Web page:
AUTHOR = {Grochow, Joshua A. and Moore, Cristopher},
        TITLE = {Matrix multiplication algorithms from group orbits},
         YEAR = {2016},
 HOWPUBLISHED = {arXiv:1612.01527 [cs.CC]},
}

We show how to construct highly symmetric algorithms for matrix multiplication. In particular, we consider algorithms which decompose the matrix multiplication tensor into a sum of rank-1 tensors, where the decomposition itself consists of orbits under some finite group action. We show how to use the representation theory of the corresponding group to derive simple constraints on the decomposition, which we solve by hand for n=2,3,4,5, recovering Strassen's algorithm (in a particularly symmetric form) and new algorithms for larger n. While these new algorithms do not improve the known upper bounds on tensor rank or the matrix multiplication exponent, they are beautiful in their own right, and we point out modifications of this idea that could plausibly lead to further improvements. Our constructions also suggest further patterns that could be mined for new algorithms, including a tantalizing connection with lattices. In particular, using lattices we give the most transparent proof to date of Strassen's algorithm; the same proof works for all n, to yield a decomposition with n3 - n + 1 terms.

A quantitative definition of organismality and its application to lichen.
E. Libby, J. A. Grochow, S. DeDeo, and D. H. Wolpert
arXiv:1612.00036 [q-bio.OT], December 2016 (arXiv)
 Abstract    BibTeX
@misc{LibbyGrochowDeDeoWolpertOrganismalitySSCLichen,
       AUTHOR = {Libby, Eric and Wolpert, David H. and Grochow, Joshua A. and DeDeo, Simon},
        TITLE = {A quantitative definition of organismality and its application to lichen},
         YEAR = {2016},
 HOWPUBLISHED = {arXiv:1612.00036 [q-bio.OT]},
}

The organism is a fundamental concept in biology. However there is no universally accepted, formal, and yet broadly applicable definition of what an organism is. Here we introduce a candidate definition. We adopt the view that the "organism" is a functional concept, used by scientists to address particular questions concerning the future state of a biological system, rather than something wholly defined by that system. In this approach organisms are a coarse-graining of a fine-grained dynamical model of a biological system. Crucially, the coarse-graining of the system into organisms is chosen so that their dynamics can be used by scientists to make accurate predictions of those features of the biological system that interests them, and do so with minimal computational burden. To illustrate our framework we apply it to a dynamic model of lichen symbiosis—a system where either the lichen or its constituent fungi and algae could reasonably be considered "organisms." We find that the best choice for what organisms are in this scenario are complex mixtures of many entities that do not resemble standard notions of organisms. When we restrict our allowed coarse-grainings to more traditional types of organisms, we find that ecological conditions, such as niche competition and predation pressure, play a significant role in determining the best choice for organisms.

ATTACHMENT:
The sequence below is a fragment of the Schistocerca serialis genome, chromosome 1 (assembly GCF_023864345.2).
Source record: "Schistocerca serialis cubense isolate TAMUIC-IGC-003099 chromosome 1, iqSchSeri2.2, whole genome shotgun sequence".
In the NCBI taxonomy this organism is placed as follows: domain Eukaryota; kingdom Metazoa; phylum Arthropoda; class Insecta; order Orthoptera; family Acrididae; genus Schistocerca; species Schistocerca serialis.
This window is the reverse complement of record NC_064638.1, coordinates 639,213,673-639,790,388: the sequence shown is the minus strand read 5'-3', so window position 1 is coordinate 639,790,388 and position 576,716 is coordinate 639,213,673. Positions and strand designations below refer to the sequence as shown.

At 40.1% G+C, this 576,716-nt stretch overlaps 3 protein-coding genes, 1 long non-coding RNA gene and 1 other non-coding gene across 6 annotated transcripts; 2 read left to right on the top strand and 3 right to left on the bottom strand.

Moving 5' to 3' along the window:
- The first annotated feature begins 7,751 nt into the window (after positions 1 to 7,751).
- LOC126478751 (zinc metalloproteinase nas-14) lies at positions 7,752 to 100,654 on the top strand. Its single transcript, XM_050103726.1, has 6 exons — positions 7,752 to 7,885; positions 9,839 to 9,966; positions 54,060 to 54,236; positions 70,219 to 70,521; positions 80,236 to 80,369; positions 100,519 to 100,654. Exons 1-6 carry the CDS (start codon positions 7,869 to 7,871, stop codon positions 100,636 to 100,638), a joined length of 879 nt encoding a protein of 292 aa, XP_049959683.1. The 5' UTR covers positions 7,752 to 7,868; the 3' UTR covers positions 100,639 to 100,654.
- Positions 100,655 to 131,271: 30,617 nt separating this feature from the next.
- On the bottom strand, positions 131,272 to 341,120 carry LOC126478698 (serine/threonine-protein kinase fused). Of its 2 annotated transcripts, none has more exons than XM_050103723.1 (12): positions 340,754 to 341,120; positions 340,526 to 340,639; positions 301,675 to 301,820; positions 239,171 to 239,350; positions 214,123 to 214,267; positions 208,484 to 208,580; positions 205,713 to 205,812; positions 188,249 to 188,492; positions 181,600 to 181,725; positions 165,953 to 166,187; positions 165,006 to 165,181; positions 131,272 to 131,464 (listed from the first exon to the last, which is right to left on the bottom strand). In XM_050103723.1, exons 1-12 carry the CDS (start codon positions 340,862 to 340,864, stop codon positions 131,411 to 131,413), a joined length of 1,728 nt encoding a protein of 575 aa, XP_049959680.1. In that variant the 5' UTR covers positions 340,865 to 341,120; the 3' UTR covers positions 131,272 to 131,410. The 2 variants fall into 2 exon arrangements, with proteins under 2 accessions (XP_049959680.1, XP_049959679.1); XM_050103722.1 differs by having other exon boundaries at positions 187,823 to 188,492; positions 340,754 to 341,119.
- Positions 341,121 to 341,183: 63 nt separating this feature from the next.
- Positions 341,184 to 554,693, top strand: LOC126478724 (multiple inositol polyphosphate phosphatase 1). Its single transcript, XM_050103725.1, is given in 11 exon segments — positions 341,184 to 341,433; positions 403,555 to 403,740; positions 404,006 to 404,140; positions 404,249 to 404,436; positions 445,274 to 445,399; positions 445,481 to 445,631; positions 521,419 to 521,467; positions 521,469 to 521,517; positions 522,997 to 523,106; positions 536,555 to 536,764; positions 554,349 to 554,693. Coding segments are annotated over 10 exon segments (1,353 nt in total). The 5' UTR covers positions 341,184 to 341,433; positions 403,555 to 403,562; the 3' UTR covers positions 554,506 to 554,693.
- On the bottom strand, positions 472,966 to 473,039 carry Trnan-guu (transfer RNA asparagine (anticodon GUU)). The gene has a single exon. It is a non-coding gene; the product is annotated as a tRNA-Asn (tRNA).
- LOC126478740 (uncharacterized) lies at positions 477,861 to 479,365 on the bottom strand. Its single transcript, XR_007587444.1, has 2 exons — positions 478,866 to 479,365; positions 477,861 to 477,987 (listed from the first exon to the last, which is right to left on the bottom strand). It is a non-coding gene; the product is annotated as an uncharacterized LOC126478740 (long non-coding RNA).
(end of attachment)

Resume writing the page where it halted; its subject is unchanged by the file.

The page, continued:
NP-hard sets are not sparse unless P=NP: An exposition of a simple proof of Mahaney's Theorem, with applications.
J. A. Grochow
arXiv:1610.05825 [cs.CC, math.CO, math.RT] (arXiv) and ECCC Technical Report TR15-162, October 2016. (ECCC)
 Abstract    BibTeX
@misc{GrochowAgrawalMahaney,
       AUTHOR = {Grochow, Joshua A.},
        TITLE = {NP-hard sets are not sparse unless P=NP: {An} exposition
                 of a simple proof of {Mahaney's} {Theorem}, with applications},
         YEAR = {2016},